Mon, Feb 27, 2006 - Page 9 News List

Making money off free software

By Danny Bradbury  /  THE GUARDIAN , LONDON


Austelle describes herself as "a frequent Internet user" who checks her e-mail daily, participates in forums, and has multiple online accounts. But that did not stop her falling for a new loophole by which sites provide software that's available free elsewhere -- and charge for "support" that may be limited or even nonexistent.

Austelle paid a Web site US$33.90 for the Limewire peer-to-peer (P2P) client -- which is available free from sites such as She found the fee-charging site after searching for file downloads in a search engine.

"As soon as I joined, like within 10 minutes, I realized that I had been had, and that Limewire is a free download and is so easy to use that hardly anyone ever needs any assistance," she said.

Austelle was the victim of a new breed of Web sites making money off free software. While companies such as Red Hat have for years charged money to distribute and support free software (particularly Linux), they clearly add value through support and CD distribution.

But some of these new sites charge "membership fees" either to provide a downloadable version of the software copied from a legitimate Web site, or to redirect browsers to the site they should have gone to in the first place. Clearly, they capitalize on the ignorance of net newbies.

Most of these Web sites work similarly. Searching for free software titles such as "Skype" in search engines produces sponsored links that draw the novice user's eye away from the main search results.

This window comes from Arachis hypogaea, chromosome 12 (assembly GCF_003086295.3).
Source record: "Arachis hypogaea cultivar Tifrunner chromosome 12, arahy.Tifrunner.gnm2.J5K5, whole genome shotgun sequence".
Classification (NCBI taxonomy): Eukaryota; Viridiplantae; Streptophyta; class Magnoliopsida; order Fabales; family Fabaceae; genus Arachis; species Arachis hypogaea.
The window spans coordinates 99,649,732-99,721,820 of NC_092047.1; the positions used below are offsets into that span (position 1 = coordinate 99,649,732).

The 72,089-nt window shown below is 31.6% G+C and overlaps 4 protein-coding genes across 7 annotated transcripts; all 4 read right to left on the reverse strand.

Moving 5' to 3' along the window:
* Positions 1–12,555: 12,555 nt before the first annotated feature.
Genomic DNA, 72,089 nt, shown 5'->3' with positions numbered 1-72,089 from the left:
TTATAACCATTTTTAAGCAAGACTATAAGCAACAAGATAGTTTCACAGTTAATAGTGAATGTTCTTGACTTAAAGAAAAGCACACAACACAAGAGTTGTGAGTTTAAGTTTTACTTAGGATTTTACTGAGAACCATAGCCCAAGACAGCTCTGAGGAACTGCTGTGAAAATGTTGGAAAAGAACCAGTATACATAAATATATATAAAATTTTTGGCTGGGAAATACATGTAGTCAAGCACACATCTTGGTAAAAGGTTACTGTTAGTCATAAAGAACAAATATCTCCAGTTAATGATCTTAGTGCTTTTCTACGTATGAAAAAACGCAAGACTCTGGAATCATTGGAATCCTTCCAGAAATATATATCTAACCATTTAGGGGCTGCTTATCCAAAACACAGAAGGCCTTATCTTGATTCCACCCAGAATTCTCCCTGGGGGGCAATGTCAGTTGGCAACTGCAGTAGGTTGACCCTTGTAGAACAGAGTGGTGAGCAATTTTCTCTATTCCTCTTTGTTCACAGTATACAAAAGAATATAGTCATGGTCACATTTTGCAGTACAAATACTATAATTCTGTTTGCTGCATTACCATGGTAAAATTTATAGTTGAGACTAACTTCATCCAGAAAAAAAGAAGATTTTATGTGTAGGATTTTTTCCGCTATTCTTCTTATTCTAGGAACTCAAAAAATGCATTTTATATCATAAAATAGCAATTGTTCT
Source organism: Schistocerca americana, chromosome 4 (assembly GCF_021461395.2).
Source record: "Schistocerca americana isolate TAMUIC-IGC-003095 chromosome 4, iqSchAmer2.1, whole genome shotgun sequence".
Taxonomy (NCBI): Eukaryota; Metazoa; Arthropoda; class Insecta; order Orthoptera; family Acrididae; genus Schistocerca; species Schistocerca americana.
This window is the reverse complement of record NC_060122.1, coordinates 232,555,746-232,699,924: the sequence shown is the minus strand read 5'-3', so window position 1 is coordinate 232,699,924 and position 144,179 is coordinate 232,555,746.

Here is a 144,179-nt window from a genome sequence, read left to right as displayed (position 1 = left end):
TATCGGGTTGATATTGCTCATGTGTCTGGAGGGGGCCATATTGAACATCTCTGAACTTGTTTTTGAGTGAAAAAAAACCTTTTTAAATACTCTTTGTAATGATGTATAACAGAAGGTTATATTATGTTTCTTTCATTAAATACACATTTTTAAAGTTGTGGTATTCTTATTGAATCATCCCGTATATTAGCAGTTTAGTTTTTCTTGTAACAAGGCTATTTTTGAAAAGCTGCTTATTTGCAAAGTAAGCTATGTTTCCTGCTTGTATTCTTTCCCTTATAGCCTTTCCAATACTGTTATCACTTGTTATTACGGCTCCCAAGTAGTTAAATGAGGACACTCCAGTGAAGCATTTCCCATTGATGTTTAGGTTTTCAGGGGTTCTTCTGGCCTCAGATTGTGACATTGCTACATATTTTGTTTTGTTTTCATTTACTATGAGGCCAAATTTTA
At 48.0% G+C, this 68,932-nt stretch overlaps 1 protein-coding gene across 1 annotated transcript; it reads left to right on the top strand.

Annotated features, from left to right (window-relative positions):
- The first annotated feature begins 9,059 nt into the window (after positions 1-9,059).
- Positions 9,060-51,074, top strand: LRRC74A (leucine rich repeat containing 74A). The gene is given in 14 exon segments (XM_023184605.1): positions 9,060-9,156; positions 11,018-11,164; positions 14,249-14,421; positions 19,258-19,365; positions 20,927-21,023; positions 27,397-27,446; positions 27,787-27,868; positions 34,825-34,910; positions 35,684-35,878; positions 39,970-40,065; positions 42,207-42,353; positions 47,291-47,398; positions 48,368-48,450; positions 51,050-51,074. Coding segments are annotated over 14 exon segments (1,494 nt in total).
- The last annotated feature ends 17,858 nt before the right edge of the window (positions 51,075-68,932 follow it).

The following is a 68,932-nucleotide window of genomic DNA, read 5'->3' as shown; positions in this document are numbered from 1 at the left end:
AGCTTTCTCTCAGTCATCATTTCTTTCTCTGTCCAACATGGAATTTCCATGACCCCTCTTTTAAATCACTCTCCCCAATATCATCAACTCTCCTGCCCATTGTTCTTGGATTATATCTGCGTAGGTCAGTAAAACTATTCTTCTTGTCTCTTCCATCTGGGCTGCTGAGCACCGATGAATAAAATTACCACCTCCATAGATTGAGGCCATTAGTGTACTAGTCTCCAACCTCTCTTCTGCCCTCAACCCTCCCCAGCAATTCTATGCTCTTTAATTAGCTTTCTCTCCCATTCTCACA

The Web sites behind the links charge users a membership fee to download the software. Internet forums and blogs are littered with postings from angry users who did not realize they could get the software free elsewhere, or who claim that the support was cursory at best.

Some sites make it clear that the software is available free elsewhere, and that users are paying for technical support. Not so with

"I tried to find out who to contact," recalls fashion designer Shabazz Torres, who found the site through a Google search. "I replied to an e-mail they sent confirming my payment, but there was no one I could contact to get a refund."

PROMISE OF SUPPORT is registered to XTreme Software Ltd, a company with an English address, but the resident at that address is a formation agent who registers companies on behalf of accountancy firms. He told us that XTreme Software was registered by David Shullick, of Xtreme Innovations in Florida.

Shullick wouldn't speak to us but in a written response, the company said: "We do charge ... because we provide tutorials as well as full technical support on all the programs we offer access to."

However, investigators for security software firm SiteAdvisor were unable to find any support.

Other players appear more legitimate at first glance. Sites such as explain in their FAQ that the software is available free elsewhere. Nevertheless, a callcenter operative gave a slightly different story when we asked why we shouldn't download software such as BitTorrent's P2P client from BitTorrent for free.

"Most of those sites, they won't charge you a one-time fee, but they'll charge you every time you want to download a file. We offer a one-time fee and then you get BitTorrent and the other programs free," the operative said.

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